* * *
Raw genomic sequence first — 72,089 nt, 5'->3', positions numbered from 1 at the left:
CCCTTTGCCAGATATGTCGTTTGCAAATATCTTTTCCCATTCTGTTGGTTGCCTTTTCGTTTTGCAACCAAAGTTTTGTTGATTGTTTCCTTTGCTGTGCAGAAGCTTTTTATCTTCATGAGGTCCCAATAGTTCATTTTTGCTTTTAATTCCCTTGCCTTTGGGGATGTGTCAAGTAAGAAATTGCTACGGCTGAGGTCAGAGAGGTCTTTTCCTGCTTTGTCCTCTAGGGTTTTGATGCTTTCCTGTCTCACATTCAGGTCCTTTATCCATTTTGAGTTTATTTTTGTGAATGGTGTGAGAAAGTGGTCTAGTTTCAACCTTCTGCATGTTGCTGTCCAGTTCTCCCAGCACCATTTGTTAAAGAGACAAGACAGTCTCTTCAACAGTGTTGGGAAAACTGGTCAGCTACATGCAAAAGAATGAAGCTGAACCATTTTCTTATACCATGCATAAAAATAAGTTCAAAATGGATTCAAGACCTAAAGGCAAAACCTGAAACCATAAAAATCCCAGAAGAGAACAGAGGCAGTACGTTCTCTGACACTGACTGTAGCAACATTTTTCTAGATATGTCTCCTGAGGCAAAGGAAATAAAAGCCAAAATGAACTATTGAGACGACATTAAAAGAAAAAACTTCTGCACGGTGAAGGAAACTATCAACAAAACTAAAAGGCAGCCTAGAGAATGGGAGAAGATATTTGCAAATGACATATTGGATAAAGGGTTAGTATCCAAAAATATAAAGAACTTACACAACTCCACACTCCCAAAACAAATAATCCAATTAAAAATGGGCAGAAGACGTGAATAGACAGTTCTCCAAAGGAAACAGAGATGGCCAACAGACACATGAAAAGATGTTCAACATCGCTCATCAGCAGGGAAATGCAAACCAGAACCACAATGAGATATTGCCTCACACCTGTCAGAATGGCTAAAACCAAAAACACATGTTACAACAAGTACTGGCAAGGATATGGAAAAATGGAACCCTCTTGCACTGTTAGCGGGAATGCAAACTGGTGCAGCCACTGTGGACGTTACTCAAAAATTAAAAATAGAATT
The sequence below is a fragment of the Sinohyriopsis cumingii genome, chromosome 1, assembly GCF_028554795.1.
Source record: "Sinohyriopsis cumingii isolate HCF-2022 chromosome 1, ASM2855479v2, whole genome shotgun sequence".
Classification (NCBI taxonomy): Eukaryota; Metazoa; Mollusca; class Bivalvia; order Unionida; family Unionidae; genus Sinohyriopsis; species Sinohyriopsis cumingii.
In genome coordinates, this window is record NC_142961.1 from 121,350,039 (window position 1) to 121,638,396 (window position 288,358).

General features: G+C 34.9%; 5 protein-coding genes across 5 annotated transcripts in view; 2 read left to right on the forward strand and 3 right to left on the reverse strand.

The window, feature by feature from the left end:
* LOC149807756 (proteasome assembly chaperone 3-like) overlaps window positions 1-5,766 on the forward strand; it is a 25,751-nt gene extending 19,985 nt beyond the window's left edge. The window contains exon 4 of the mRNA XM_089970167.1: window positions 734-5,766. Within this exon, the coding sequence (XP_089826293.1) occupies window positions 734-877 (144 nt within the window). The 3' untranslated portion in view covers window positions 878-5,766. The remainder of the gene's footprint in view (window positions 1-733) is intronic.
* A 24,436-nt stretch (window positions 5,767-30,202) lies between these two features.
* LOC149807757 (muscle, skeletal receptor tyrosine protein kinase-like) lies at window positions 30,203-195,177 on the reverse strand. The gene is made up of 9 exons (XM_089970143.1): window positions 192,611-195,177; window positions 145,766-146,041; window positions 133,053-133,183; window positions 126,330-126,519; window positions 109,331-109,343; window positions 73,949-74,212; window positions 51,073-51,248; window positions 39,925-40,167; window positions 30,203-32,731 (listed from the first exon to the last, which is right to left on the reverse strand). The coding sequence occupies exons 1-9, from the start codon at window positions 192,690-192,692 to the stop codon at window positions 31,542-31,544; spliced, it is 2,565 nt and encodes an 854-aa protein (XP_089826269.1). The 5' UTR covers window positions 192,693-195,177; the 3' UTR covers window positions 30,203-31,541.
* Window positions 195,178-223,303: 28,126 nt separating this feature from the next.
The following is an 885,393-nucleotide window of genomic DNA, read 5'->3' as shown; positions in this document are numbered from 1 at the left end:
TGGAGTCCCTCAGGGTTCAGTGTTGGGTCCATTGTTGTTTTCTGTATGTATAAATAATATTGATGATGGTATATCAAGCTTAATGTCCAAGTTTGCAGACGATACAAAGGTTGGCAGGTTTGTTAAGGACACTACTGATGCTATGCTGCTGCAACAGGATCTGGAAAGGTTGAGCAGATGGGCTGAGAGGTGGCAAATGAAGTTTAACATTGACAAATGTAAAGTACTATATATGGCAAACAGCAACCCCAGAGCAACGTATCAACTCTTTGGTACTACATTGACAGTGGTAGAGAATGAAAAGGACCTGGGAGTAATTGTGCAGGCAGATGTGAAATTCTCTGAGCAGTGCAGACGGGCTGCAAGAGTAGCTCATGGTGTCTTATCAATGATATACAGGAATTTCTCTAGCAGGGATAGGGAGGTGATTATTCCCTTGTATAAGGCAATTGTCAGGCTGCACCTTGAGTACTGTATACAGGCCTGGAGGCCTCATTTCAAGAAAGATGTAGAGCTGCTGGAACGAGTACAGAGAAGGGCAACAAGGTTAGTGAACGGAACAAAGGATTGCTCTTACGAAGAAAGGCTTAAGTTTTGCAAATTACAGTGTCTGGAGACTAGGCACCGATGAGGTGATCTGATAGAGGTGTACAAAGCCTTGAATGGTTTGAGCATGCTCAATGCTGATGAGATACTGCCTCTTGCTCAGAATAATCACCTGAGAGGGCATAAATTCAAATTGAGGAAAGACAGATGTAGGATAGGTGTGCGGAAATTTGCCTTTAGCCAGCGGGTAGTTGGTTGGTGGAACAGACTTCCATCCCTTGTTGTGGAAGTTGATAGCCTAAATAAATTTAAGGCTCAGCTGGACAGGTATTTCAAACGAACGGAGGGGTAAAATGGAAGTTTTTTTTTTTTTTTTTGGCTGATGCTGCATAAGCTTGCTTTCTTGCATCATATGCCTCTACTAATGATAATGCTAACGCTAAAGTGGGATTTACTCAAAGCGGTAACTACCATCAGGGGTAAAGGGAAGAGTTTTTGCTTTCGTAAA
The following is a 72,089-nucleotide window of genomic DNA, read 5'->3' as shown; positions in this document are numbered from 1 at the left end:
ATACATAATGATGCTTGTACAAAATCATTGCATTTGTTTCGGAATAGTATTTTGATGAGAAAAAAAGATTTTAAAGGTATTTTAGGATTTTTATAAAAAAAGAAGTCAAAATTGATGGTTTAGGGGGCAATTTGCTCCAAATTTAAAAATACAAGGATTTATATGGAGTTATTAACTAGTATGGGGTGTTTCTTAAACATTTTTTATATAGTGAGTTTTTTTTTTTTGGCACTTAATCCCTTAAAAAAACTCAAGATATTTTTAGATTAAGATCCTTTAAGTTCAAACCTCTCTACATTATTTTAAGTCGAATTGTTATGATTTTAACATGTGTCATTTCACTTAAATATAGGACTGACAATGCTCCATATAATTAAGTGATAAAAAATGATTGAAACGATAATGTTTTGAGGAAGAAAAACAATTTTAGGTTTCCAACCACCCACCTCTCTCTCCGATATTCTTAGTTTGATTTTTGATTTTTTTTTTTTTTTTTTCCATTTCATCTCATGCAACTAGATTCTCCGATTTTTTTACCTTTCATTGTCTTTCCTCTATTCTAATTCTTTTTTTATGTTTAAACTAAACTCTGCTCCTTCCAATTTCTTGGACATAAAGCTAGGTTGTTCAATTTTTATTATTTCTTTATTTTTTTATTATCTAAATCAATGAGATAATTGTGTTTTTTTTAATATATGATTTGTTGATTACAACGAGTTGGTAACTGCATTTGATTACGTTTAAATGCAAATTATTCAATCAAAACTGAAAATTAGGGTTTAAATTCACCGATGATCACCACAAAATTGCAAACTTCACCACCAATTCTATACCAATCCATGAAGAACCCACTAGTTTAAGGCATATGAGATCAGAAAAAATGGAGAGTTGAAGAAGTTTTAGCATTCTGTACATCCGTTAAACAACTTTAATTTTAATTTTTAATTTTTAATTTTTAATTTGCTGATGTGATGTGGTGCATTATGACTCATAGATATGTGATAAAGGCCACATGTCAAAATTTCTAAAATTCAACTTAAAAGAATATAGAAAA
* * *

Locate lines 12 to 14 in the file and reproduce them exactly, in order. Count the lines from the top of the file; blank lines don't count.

* Window positions 195,178-223,303: 28,126 nt separating this feature from the next.
The following is an 885,393-nucleotide window of genomic DNA, read 5'->3' as shown; positions in this document are numbered from 1 at the left end:
TGGAGTCCCTCAGGGTTCAGTGTTGGGTCCATTGTTGTTTTCTGTATGTATAAATAATATTGATGATGGTATATCAAGCTTAATGTCCAAGTTTGCAGACGATACAAAGGTTGGCAGGTTTGTTAAGGACACTACTGATGCTATGCTGCTGCAACAGGATCTGGAAAGGTTGAGCAGATGGGCTGAGAGGTGGCAAATGAAGTTTAACATTGACAAATGTAAAGTACTATATATGGCAAACAGCAACCCCAGAGCAACGTATCAACTCTTTGGTACTACATTGACAGTGGTAGAGAATGAAAAGGACCTGGGAGTAATTGTGCAGGCAGATGTGAAATTCTCTGAGCAGTGCAGACGGGCTGCAAGAGTAGCTCATGGTGTCTTATCAATGATATACAGGAATTTCTCTAGCAGGGATAGGGAGGTGATTATTCCCTTGTATAAGGCAATTGTCAGGCTGCACCTTGAGTACTGTATACAGGCCTGGAGGCCTCATTTCAAGAAAGATGTAGAGCTGCTGGAACGAGTACAGAGAAGGGCAACAAGGTTAGTGAACGGAACAAAGGATTGCTCTTACGAAGAAAGGCTTAAGTTTTGCAAATTACAGTGTCTGGAGACTAGGCACCGATGAGGTGATCTGATAGAGGTGTACAAAGCCTTGAATGGTTTGAGCATGCTCAATGCTGATGAGATACTGCCTCTTGCTCAGAATAATCACCTGAGAGGGCATAAATTCAAATTGAGGAAAGACAGATGTAGGATAGGTGTGCGGAAATTTGCCTTTAGCCAGCGGGTAGTTGGTTGGTGGAACAGACTTCCATCCCTTGTTGTGGAAGTTGATAGCCTAAATAAATTTAAGGCTCAGCTGGACAGGTATTTCAAACGAACGGAGGGGTAAAATGGAAGTTTTTTTTTTTTTTTTTGGCTGATGCTGCATAAGCTTGCTTTCTTGCATCATATGCCTCTACTAATGATAATGCTAACGCTAAAGTGGGATTTACTCAAAGCGGTAACTACCATCAGGGGTAAAGGGAAGAGTTTTTGCTTTCGTAAA